The week’s coldest temperature was minus 77.0 degrees Fahrenheit (minus 60.6 degrees Celsius) at Vostok, Antarctica.

Temperatures were tabulated from the more than 10,000 worldwide synoptic weather stations. The United Nations World Meteorological Organization sets the standards for weather observations, and provides a global telecommunications circuit for data distribution.

Space Events

Rings Discovered around Dwarf Planet

Scientists have discovered a ring system around the dwarf planet Haumea.

Earlier this year, Haumea passed between Earth and a distant star, allowing planetary scientists to get a better idea of the dwarf planet’s shape and size.

Haumea is one of the largest objects inhabiting an area beyond Neptune known as the Kuiper Belt. Pluto is the region’s largest resident, and Haumea shares some characteristics with its larger neighbor. Both take a highly elongated path around the sun that crosses the orbits of other planetary bodies; Pluto crosses Neptune’s orbit, and Haumea crosses Pluto’s. Also, both dwarf planets orbit at an angle to the paths of the eight planets, which circle the sun along a common plane. Also like Pluto, Haumea has moons — at least two, Hi’iaka and Namaka.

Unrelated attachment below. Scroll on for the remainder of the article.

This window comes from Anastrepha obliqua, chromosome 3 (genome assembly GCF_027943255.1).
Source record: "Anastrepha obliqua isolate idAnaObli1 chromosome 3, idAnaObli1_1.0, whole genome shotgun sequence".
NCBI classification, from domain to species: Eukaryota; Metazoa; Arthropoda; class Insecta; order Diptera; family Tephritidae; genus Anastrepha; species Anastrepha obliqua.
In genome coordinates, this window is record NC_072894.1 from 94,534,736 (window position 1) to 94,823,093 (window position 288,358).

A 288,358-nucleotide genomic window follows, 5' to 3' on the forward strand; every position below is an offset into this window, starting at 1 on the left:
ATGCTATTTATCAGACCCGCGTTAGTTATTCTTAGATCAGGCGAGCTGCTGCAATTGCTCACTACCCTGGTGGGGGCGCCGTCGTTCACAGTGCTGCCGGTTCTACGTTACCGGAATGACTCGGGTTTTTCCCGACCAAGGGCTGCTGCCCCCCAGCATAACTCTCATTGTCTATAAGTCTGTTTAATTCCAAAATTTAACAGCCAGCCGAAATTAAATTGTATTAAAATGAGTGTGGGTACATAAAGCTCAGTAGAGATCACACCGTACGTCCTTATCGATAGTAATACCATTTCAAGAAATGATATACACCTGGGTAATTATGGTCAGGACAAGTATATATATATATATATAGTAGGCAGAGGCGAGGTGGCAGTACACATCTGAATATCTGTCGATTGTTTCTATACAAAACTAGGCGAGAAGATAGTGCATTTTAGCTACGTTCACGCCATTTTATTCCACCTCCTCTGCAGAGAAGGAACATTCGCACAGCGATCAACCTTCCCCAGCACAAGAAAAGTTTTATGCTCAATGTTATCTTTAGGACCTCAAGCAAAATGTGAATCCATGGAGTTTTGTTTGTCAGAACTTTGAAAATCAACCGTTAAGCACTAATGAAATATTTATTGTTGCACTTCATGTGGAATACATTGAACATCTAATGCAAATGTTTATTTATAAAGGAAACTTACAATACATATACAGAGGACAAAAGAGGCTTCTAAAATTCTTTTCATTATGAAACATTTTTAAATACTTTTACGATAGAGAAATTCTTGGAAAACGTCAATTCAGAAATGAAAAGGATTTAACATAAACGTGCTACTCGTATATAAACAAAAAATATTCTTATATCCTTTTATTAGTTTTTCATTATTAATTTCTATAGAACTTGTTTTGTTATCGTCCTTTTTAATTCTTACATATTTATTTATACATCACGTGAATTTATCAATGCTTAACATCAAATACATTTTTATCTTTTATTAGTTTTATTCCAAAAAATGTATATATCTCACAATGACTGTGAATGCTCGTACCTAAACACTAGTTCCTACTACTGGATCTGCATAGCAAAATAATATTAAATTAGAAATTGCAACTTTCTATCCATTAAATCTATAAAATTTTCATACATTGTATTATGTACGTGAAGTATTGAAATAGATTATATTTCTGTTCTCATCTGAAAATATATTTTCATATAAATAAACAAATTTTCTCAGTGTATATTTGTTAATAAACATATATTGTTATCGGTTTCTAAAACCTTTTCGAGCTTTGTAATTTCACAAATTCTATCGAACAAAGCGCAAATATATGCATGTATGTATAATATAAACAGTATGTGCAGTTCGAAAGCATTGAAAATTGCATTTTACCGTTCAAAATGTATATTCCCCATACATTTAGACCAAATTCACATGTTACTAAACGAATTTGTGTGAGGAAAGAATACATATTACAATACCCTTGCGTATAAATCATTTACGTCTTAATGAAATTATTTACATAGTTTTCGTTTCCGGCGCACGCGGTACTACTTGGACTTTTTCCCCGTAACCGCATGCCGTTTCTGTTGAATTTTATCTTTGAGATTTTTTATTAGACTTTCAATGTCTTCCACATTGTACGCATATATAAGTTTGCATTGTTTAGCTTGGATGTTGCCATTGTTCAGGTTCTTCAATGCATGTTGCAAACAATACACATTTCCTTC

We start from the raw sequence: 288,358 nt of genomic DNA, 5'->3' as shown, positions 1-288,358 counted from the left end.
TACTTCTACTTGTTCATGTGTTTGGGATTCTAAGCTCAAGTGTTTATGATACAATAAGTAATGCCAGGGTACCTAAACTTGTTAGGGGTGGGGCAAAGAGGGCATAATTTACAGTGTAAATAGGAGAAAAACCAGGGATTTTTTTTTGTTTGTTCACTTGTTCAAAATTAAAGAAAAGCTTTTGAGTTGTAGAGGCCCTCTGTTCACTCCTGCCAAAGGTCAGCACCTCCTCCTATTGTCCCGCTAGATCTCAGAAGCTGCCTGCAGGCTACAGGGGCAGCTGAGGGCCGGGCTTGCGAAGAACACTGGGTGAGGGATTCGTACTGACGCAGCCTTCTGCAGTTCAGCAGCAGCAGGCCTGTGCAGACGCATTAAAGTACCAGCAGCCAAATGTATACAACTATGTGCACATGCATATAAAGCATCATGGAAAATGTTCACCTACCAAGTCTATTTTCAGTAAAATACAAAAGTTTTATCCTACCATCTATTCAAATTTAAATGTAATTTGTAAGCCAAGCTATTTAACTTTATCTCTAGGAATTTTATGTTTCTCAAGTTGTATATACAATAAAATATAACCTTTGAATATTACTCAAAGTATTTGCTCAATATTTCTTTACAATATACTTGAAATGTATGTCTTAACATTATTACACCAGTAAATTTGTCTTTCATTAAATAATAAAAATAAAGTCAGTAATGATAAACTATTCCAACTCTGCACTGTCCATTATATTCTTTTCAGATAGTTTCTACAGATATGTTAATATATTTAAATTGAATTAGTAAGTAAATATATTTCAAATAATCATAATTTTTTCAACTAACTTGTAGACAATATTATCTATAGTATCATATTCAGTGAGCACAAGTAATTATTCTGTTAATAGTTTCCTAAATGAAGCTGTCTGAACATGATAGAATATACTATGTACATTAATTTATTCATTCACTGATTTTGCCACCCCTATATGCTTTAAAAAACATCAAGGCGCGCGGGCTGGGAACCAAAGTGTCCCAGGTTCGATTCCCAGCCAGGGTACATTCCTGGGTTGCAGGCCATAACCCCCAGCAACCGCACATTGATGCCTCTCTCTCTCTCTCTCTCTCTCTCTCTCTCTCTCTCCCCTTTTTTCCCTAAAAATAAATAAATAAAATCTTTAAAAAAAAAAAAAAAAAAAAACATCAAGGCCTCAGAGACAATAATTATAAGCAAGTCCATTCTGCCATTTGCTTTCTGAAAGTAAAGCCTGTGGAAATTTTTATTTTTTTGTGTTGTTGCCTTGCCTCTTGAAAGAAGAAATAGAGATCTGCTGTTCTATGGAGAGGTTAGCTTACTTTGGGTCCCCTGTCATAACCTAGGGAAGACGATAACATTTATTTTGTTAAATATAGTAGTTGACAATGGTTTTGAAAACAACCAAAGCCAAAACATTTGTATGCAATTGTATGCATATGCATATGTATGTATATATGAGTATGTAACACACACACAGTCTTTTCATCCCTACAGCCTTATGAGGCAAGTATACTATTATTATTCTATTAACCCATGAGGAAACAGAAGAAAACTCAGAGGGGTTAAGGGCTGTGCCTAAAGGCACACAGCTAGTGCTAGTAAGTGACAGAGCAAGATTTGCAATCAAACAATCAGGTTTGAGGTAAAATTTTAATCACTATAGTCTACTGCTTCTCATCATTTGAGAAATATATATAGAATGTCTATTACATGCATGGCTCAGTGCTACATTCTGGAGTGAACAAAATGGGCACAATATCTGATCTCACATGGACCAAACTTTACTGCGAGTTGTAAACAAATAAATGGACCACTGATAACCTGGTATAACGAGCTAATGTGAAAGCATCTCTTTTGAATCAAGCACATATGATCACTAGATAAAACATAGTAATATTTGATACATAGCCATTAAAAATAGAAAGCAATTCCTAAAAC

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Environment

Global Temperature Extremes

The week’s hottest temperature was 113 degrees Fahrenheit (45.0 degrees Celsius) in Mecca, Saudi Arabia.

The week’s coldest temperature was minus 84.0 degrees Fahrenheit (minus 64.4 degrees Celsius) at Vostok, Antarctica.

Temperatures were tabulated from the more than 10,000 worldwide synoptic weather stations. The United Nations World Meteorological Organization sets the standards for weather observations, and provides a global telecommunications circuit for data distribution.

Environment

UK Smog Alert

A combination of polluted air blowing in from continental Europe and toxic air around London has created unhealthful levels of air pollution around the British capital. London’s mayor ordered an emergency air quality alert due to the hazardous smog.

“The shocking and illegal state of London’s filthy air means once again I am triggering a high air pollution alert today under my new comprehensive alert system,” said Sadiq Khan.

The government has come under increased pressure to improve the United Kingdom’s air quality.

Environment

Global Temperature Extremes

The week’s hottest temperature was 118 degrees Fahrenheit (47.8 degrees Celsius) in Mecca, Saudi Arabia.

The week’s coldest temperature was minus 101.0 degrees Fahrenheit (minus 73.9 degrees Celsius) at Vostok, Antarctica.

Temperatures were tabulated from the more than 10,000 worldwide synoptic weather stations. The United Nations World Meteorological Organization sets the standards for weather observations, and provides a global telecommunications circuit for data distribution.